article | May 08, 2007

For the first time in the post-Newt Gingrich, Tom Delay era of Washington politics, Democrats in Congress have to decide if they want to use their new majority status to play hardball. At stake is roughly $10 billion to $15 billion in student financial aid -- enough to send over 2 million kids to a state university tuition free.

Within the next ten days, Congress will decide whether to use a little understood, two-step parliamentary procedure that allows a simple majority to advance filibuster-proof legislation to the President for signature. There's disagreement within the Democratic Congressional majority as to whether to use it. Some Democratic Senators don't want to pervert the regular order process. Others in Congress are ready to roll the minority.

The Procedural Play

Step 1: Theoretically each year, Congress passes a Budget Resolution that guides future work of spending committees. The Budget Resolution needs only a majority vote in both chambers and is not signed by the President. It's not law; it simply governs Congressional procedures on tax and spending matters.

Step 2: A majority in Congress can include in its Budget Resolution "reconciliation" instructions that enable the United States Senate to advance tax or spending legislation without being subject to a filibuster. Historically, reconciliation has been employed only to reduce the budget deficit. But the reduction need only be a net figure. Spending could increase by $30 billion as long as revenues or offsetting spending cuts increase by at least $30 billion plus one dollar.

The Pros

With reconciliation, Senate Democrats, led by Health and Education Committee Chairman Senator Edward M. Kennedy, more easily could whack taxpayer subsidies to student loan banks like Sallie Mae and Nelnet and shift tens of billions in savings to increased financial aid for kids. They would need only a majority vote. Without reconciliation, Kennedy and his allies would have to compromise in order to pick up at least nine Senate Republican votes and beat a threatened filibuster. (Disclosure: Higher Ed Watch staff used to work for Kennedy) Compromising Senate Republicans will demand smaller cuts in student loan bank subsidies.

We at Higher Ed Watch peg the value of that compromise in the $10 billion to $15 billion range over five years. But it's just an educated guess based on how much President Bush recommended in student loan bank subsidy cuts in his budget, how much in cuts it has been leaked publicly that Kennedy has considered while working with Senate Republicans, and how much more it's possible to cut. No one knows for sure just how much compromising on bank subsidies will be required without reconciliation. No matter, you can be sure that billions and billions for banks and for kids and families are at stake.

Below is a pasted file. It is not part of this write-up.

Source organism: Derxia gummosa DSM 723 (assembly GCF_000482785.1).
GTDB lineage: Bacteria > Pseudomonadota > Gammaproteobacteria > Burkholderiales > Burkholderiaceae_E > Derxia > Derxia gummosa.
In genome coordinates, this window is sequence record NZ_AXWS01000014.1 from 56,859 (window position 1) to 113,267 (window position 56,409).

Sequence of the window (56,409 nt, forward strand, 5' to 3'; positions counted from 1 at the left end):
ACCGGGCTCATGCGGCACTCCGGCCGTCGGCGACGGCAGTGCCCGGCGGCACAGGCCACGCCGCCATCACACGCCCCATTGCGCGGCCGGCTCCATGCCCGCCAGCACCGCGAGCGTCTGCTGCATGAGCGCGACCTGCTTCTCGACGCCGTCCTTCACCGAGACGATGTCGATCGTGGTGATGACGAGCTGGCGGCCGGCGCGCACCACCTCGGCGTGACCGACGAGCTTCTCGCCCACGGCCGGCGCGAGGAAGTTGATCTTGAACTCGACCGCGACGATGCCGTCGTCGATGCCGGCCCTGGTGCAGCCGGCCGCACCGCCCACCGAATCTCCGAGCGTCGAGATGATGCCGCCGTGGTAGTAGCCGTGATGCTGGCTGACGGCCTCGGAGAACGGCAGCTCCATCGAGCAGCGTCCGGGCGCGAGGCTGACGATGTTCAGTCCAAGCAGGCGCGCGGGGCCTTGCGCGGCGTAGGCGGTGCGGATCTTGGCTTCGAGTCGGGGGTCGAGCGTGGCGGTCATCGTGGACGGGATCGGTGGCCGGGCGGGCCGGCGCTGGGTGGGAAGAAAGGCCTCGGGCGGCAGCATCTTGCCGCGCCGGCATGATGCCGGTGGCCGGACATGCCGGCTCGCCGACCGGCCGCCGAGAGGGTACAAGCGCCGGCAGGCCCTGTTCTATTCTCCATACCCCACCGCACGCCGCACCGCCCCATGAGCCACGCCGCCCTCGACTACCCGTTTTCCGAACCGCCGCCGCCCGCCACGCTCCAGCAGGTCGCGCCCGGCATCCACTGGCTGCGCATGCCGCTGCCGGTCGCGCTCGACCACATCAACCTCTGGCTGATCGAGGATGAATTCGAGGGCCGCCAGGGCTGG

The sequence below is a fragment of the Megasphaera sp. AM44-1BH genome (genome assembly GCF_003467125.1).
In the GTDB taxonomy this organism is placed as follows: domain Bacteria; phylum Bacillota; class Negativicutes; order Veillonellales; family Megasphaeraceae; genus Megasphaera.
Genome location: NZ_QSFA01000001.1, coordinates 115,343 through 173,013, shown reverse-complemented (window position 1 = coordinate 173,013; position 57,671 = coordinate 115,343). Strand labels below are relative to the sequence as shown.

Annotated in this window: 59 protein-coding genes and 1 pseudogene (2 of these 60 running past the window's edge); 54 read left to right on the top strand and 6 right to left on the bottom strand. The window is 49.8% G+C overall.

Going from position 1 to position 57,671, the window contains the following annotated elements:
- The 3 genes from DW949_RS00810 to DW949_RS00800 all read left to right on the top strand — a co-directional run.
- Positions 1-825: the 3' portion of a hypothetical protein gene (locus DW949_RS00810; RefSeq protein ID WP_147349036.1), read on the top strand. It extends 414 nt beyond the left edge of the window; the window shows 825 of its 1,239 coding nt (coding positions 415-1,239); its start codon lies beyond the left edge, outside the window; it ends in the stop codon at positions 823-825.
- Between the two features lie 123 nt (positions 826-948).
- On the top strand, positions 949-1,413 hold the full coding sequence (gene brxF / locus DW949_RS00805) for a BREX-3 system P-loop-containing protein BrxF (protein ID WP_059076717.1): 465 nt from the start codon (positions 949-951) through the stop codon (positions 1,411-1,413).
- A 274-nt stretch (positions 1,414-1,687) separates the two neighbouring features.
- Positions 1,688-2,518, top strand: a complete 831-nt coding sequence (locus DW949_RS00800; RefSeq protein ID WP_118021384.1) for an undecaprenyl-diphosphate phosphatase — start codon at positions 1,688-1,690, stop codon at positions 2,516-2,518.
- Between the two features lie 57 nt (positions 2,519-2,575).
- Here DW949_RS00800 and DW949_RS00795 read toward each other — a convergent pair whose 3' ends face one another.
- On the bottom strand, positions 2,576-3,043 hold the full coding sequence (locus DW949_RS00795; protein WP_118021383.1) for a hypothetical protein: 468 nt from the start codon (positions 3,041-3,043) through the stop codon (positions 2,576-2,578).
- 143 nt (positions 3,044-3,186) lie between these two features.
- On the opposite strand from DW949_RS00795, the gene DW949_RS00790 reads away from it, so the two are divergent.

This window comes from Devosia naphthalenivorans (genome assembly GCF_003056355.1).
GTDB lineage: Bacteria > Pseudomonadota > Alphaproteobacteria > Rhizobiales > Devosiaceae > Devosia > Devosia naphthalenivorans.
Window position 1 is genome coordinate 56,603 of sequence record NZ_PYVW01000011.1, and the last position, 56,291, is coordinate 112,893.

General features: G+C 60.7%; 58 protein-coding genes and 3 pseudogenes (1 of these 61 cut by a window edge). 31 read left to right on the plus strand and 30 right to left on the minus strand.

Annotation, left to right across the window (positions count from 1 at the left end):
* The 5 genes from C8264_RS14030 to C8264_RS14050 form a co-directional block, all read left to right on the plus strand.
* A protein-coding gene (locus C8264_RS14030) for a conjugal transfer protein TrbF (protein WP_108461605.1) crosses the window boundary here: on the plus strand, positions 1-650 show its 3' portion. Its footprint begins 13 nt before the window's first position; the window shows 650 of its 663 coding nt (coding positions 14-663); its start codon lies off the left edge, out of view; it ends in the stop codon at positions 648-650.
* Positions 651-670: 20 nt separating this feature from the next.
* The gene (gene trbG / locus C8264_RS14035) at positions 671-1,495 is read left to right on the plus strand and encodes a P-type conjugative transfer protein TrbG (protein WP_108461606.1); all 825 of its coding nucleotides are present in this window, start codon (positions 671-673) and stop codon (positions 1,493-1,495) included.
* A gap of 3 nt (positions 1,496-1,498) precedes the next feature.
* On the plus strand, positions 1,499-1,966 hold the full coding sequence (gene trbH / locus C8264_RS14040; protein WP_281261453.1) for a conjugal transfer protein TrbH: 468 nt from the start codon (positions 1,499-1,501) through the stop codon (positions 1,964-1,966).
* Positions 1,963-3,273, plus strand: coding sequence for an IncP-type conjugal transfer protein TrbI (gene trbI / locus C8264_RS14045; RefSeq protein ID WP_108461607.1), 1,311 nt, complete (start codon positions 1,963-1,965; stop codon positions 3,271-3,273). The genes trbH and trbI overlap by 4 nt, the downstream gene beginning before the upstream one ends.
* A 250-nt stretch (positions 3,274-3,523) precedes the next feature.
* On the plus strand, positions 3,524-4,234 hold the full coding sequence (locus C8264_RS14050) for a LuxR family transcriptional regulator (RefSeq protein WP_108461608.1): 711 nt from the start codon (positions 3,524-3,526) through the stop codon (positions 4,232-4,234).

The Cons

Originally and until recently, the special fast-track, "reconciliation" procedure was limited only for use in furtherance of reducing the budget deficit. But in 1996, the Republican Congressional majority agressively applied the filibuster-proof, reconciliation process to any legislation affecting the budget even if it would increase the deficit. The Republican Congressional majority sought to use it three times to allow for drilling in the Artic National Wildlife Preserve.

Most notably, the Republican Congressional majority used the reconciliation process to push through the massive Bush 2001 tax cut with a mere 50 votes. In fact, veteran Capitol Hill watchers will recall that in 2001, the Republican Majority went so far as to fire the Senate Parliamentarian, because he wouldn't approve use of the reconciliation process for the first Bush tax cut. He was replaced by the Republican Congressional majority with a new Parliamentarian who blessed the procedure.

In 2001, Democrats vigorously objected to the high-handed tactics. In fact, one dismayed Republican Senator even left the party immediately thereafter, prompting a switch in Senate control for two years. In 2004, Democrats waged an even more vigourous campaign in opposition to Republican majority attempts to end the filibuster for judicial nominations. And throughout the 2006 campaign cycle, in addition to opposition to the Iraq war, Democrats seized on abuse of power and allegation of corruption themes to regain their present, narrow Congressional majority status.

The Politics

Employing reconciliation for student loan reform risks the same 'abuse of power' charges being leveled against the new Congressional majority. On the other hand, not employing it sends a message to student loan banks that they can and should continue to line the campaign coffers of the Republican minority who will have power to protect them.

Regardless, the policy deliverable to pursuing the reconciliation process for student loan reform easily can be understated. Big numbers don't always translate to regular people. So to put $10 billion to $15 billion and the free tuition it could buy for over 2 million state university students into context, think of it this way. Imagine yourself at your favorite Major League Baseball team's stadium. Now imagine the park sold out. Put yourself in the stands looking out at a sea of seats filled and imagine every one of those seats filled by a student. Think of that picture. Now imagine every Major League Baseball stadium in the country with every seat filled with students. Do the same for every NBA stadium in the country and then add all them together. Every stadium, every seat filled. That's how many kids would go to college tuition-free at least for a year. That's over 2 million kids.

What Congressional Democrats generally want to do substantively on student financial aid is pretty clear. The bigger question is who they want to be and what they're willing to compromise.


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